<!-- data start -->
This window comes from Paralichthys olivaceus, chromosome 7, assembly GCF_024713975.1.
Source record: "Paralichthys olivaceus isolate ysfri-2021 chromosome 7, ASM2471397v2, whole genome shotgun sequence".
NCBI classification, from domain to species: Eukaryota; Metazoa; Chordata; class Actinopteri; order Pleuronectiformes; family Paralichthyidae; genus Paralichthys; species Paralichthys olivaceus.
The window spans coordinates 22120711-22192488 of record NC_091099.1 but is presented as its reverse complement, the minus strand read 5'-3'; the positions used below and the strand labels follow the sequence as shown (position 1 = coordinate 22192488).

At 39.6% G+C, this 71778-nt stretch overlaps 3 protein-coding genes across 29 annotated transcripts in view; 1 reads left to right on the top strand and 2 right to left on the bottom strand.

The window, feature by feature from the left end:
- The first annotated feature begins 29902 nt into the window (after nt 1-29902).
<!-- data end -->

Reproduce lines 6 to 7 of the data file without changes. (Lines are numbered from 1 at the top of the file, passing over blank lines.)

The window, feature by feature from the left end:
- The first annotated feature begins 29902 nt into the window (after nt 1-29902).